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Monday, April 28, 2008

Somalia: Most Neglected Crisis

Somalia, the country made famous in America in 1996 because of the movie Black Hawk Down is still roiled by intense fighting. Is there anything the US could do to help end the violence that continues to displace families? A recent report by Refugees International thinks so. OneWorld reports that (emphasis mine)

there is "a staggering scale of need" for the displaced people, as malnutrition rates for children under five have become "alarmingly high." UN estimates suggest that since January nearly 60,000 people have fled the Somali capital Mogadishu, most as a result of "search and sweep" operations conducted by the government of Somalia and the Ethiopian military against the Eritrea-based opposition groups.

RI says its members have spoken to some of the 200,000 civilians who have settled on the road to Afgooye, a village approximately 20 miles west of Mogadishu. That area is now the most densely populated settlement of internally displaced people in the world.

"Somalis perceive the United States as supporting the Ethiopian presence and the reprehensible behavior of Ethiopian troops in their country," said RI's Patrick Duplat. "The heavy-handed bombing of individual targets in Somalia and other military actions fuels this anti-American sentiment."
This is another conflict in a Muslim country where we are seen as the bad guys by almost everyone. If we could do more to end this war it could help our "War on Terrorism." I am not advocating sending US troops back to Somalia or even a UN Peacekeeping force. But I agree with the report authors who say
that by condemning human rights abuses and holding the Ethiopian military accountable for their actions, the United States can go a long way towards defusing tensions in the Horn of Africa. [The US is giving lots of financial and physical resources to Ethiopia for this campaign]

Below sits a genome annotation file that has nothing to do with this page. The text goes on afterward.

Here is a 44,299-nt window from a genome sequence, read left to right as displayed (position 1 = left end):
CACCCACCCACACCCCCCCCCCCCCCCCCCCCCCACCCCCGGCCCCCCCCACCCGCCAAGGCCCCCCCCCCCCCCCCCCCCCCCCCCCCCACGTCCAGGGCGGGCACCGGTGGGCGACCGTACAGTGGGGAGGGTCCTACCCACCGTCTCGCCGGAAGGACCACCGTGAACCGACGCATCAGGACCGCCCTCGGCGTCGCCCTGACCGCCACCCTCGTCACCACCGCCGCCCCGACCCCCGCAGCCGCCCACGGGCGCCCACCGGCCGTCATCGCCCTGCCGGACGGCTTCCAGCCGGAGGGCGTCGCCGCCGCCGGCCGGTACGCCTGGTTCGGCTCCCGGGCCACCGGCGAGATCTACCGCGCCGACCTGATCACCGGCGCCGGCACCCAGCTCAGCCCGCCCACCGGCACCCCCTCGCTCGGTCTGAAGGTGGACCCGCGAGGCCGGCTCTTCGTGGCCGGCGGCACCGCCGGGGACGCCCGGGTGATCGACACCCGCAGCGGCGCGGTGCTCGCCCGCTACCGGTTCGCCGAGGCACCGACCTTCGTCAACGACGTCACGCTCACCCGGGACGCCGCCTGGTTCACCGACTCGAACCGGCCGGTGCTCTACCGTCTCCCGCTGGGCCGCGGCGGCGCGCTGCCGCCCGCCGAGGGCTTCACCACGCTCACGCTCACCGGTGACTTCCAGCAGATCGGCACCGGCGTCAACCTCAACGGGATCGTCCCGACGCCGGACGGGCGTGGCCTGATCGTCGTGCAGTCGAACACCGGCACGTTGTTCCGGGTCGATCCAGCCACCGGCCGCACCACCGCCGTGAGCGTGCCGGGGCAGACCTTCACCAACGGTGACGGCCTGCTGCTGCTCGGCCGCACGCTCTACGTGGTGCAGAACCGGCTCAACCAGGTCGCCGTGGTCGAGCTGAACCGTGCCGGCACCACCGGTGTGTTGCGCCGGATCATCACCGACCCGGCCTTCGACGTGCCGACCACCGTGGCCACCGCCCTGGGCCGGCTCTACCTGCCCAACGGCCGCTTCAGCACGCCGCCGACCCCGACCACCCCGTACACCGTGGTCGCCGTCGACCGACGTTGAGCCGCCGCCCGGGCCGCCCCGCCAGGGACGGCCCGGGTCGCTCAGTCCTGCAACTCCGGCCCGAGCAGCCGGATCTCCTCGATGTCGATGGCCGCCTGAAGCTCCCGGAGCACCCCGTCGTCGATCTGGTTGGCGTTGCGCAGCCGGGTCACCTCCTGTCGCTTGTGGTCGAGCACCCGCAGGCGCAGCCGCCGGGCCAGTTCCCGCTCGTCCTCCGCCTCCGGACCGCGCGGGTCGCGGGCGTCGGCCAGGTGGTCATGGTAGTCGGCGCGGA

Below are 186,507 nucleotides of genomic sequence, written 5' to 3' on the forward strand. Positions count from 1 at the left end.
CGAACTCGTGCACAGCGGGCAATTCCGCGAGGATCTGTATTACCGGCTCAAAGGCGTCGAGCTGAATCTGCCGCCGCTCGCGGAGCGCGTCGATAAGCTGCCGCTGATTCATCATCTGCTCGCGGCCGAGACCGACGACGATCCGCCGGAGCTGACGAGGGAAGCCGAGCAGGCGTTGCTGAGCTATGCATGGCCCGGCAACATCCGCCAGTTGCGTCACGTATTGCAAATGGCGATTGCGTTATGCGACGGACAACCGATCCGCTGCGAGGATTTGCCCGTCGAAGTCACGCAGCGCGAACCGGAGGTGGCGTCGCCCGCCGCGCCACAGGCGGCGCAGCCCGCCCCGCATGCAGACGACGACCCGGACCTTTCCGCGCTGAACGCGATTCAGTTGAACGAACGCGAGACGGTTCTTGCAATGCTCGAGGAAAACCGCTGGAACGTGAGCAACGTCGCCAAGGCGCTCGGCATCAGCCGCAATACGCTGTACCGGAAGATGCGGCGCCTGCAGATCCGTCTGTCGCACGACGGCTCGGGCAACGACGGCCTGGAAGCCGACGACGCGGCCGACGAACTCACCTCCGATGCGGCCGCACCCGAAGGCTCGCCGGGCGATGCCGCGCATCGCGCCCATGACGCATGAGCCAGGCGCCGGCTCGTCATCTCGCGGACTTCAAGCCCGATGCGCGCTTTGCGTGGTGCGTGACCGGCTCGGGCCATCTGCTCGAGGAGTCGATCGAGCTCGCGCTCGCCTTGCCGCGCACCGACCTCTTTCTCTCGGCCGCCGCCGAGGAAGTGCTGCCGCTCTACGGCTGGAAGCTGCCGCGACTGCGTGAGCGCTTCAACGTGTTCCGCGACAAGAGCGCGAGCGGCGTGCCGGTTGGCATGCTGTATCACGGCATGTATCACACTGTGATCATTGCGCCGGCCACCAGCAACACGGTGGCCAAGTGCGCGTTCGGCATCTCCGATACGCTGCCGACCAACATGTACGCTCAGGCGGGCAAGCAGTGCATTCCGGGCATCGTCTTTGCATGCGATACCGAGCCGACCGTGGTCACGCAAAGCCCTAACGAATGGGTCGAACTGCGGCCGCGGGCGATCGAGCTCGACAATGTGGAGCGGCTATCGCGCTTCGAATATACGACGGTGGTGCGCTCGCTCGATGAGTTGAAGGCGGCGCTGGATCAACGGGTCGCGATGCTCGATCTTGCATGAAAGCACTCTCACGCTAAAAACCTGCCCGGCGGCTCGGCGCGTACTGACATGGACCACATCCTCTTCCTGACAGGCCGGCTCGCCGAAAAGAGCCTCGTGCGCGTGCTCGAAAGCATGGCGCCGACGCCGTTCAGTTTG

During a conversation with a well-esteemed Somalia elder here in Minneapolis he said something very interesting about our governments actions in Somalia. I'll paraphrase here:

Somalia had an Islamic government that was beginning to make progress. Yes, there were some members of Al-Qaeda involved in the government but their extremist (terrorist) views were marginalized and not allowed to be part of the official policy. The US then encourage Ethiopia to invade Somalia to over throw the Islamic government - this created a power vacuum allowing Al-Qaeda to step into full power and bring their extremist ideas to the forefront.

This may be a simplistic idea but it seems pretty logical. We have a problem with knocking out governments that might be good - if they aren't fitting into our policy ideals. (Look at Hamas in Palestine, a democratically elected government which we refuse to recognize)

There is not a simple action point with this post, but you can contact your legislators and share your thoughts and opinions about Somalia and the crisis.

Read the full report from Refugees International.


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